Green Index highlights UK’s need for improvement in Renewable Energy Use





Green Index highlights UK’s need for improvement in Renewable Energy Use

London is falling behind worldwide leaders in the index for renewable energy and carbon emissions

  • New ‘Green Index’ ranks 20 major worldwide cities on eight key categories related to an environmentally friendly future.
  • London falling behind in terms of renewable energy use, air quality and carbon emissions.
  • Berlin scores particularly well for its high recycling rates, minimal traffic congestion, and bicycle friendliness.
  • The government has abandoned the Green Homes Grant as it aims to reach a target of zero carbon emissions by 2050.
  • Further information on the rankings can be found at: (https://www.cityplumbing.co.uk/blog/how-does-the-uks-green-living-compare)

The recent abandonment of the Green Homes Grant is a new blow to the country’s green future, as the UK aims to reach the government’s target of hitting zero carbon emissions by 2050. A new ‘green index’ from energy efficiency experts City Plumbing highlights how the country is falling behind the worldwide leaders in terms of energy sustainability and renewable energy use.

The index ranked 20 major worldwide cities on eight key categories areas that will need to be embraced in order to secure an environmentally friendly future, from renewable energy use to carbon emissions, traffic congestion, bicycle usage, walkability, the quantity of available green space (such as parks), air quality and recycling.

Rank

City

Renewable Points

Carbon Points

Traffic Points

Bicycle Points

Walkability Points

Green Spaces Points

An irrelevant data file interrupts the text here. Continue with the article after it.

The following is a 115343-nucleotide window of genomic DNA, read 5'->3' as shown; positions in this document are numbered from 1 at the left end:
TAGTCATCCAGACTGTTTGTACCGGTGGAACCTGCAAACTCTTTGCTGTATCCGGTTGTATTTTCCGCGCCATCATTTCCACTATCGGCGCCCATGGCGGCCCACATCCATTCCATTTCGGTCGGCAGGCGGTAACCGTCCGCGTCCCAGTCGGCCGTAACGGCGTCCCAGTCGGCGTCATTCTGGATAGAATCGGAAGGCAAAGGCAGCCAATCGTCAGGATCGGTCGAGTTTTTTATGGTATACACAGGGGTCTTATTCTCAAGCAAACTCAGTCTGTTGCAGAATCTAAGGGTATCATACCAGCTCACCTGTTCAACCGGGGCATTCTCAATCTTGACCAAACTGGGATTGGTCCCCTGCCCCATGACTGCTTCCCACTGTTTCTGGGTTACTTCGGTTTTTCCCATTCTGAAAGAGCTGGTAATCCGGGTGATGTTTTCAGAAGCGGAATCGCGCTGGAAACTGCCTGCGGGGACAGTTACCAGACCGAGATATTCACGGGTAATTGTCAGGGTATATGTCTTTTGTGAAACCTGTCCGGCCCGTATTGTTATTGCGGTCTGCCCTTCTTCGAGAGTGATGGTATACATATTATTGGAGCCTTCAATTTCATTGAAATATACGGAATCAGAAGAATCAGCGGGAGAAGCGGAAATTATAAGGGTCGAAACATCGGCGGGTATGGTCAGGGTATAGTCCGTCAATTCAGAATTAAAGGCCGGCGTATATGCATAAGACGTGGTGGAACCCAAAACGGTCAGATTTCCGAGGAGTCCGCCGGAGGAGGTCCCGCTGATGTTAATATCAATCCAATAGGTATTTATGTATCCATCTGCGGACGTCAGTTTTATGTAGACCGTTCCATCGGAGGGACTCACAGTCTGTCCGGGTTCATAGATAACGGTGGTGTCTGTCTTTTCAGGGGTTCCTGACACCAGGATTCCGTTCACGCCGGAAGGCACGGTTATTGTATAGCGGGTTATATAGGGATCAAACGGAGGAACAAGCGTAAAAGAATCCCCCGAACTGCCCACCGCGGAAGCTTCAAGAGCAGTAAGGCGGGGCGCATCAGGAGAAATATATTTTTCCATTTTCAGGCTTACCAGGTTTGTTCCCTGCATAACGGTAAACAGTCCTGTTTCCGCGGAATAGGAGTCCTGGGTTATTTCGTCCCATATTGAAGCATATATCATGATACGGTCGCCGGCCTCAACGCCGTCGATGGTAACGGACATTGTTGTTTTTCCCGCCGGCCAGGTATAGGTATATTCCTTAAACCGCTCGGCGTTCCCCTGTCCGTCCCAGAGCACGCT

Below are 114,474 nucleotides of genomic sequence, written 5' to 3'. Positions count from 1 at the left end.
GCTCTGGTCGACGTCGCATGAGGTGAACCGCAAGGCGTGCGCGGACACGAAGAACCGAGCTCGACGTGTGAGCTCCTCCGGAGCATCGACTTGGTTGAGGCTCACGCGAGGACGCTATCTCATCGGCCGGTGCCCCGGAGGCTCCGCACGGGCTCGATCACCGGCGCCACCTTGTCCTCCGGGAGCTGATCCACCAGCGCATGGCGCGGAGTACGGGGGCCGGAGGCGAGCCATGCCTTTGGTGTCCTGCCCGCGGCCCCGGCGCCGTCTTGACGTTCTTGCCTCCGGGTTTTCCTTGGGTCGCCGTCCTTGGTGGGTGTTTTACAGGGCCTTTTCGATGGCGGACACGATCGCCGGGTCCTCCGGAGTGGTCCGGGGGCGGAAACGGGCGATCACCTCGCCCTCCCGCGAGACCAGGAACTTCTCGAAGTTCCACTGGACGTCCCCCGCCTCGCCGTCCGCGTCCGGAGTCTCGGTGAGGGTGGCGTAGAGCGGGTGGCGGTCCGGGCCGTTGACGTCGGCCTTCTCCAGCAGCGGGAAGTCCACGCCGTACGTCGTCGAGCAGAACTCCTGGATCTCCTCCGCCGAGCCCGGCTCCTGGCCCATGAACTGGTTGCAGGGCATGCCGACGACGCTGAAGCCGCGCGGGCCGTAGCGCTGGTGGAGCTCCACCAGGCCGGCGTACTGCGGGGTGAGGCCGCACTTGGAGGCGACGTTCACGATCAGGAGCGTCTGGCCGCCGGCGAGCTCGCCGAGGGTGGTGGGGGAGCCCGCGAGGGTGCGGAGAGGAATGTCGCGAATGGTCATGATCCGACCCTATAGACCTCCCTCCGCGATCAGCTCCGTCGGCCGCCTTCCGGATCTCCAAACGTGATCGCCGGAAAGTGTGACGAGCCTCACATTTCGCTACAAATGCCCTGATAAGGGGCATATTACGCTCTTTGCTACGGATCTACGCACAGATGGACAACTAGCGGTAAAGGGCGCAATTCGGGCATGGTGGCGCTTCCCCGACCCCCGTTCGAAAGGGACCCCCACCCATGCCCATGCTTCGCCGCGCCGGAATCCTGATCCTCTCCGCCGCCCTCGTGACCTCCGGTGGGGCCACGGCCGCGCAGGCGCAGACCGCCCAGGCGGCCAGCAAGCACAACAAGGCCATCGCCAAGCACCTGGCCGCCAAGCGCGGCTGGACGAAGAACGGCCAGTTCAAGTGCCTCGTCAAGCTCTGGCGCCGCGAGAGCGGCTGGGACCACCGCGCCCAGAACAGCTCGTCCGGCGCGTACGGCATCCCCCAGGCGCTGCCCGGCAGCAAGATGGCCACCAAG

Air Quality Points

Recycling Points

Total Points

1

Berlin

14

13

19

18

16

17

11

20

128

2

Copenhagen

19

17

18

19

8

11

17

17

126

3

Madrid

15

11

17

14

13

18

12

9

109

4

Dublin

7

20

5

13

18

12

20

12

107

5

Amsterdam

3

18

20

20

5

7

13

18

104

6

Brussels

9

19

10

13

19

9

5

19

103

7

Cape Town

17

14

14

4

1

10

14

16

90

8

Sydney

8

12

15

15

4

19

2

14

89

9

Beijing

11

5

12

16

7

20

15

9

95

10

Rome

16

16

2

4

11

16

6

14

85

11

London

5

4

7

7

18

15

9

16

81

12

Paris

13

6

3

13

20

5

10

11

81

13

Toronto

18

10

11

9

9

7

7

7

78

14

Buenos Aires

10

8

16

6

10

4

18

5

77

15

New York City

6

1

10

6

6

14

16

10

69

16

Moscow

2

3

13

13

16

8

8

4

67

17

Rio de Janeiro

20

15

1

8

3

14

3

2

66

18

Tokyo

4

2

8

18

16

3

1

6

58

19

Mexico City

9

9

4

1

2

2

19

3

49

20

Istanbul

12

7

6

2

12

2

4

2

47

London falls into the bottom half of the ‘Green Index’. Highlighting the work that is still to be done if the UK is to meet its carbon neutral target, with key areas for improvement highlighted in renewable energy use, air quality and carbon emissions. With only 9% of energy used in the capital coming from renewable sources, it is falling far behind the top ranked city of Rio de Janeiro which boasts 44% renewable energy use.

With such reliance on non-renewable energy sources, it is perhaps no surprise to see London also ranks poorly for its carbon emissions and air quality. However, there is better news when it comes to available green space, walkability, and recycling.

A third of the city (33%) is comprised of parks or gardens and 80% of residents able to walk to education and healthcare services without the use of a car, while 43% of London’s waste is recycled in some capacity too.  

The data reinforces the considerable impact that moving towards carbon neutrality through energy efficient home improvements could have on the capital, enabling them to ‘catch up’ to higher performing areas of green living. 

According to the Committee on Climate Change, 14% of the country’s carbon emissions come from heating our homes, and there are several energy efficiency solutions that can help your home utilise energy that is either renewable or much less harmful than traditional solutions.

Air Source Heat Pumps capture heat from the air using the refrigeration cycle. They then provide heat to properties through radiators, underfloor heating and hot water via suitably sized cylinders.

Underfloor heating can distribute heat evenly around a room and will often reduce the usage of traditional heating systems that are more damaging to the environment.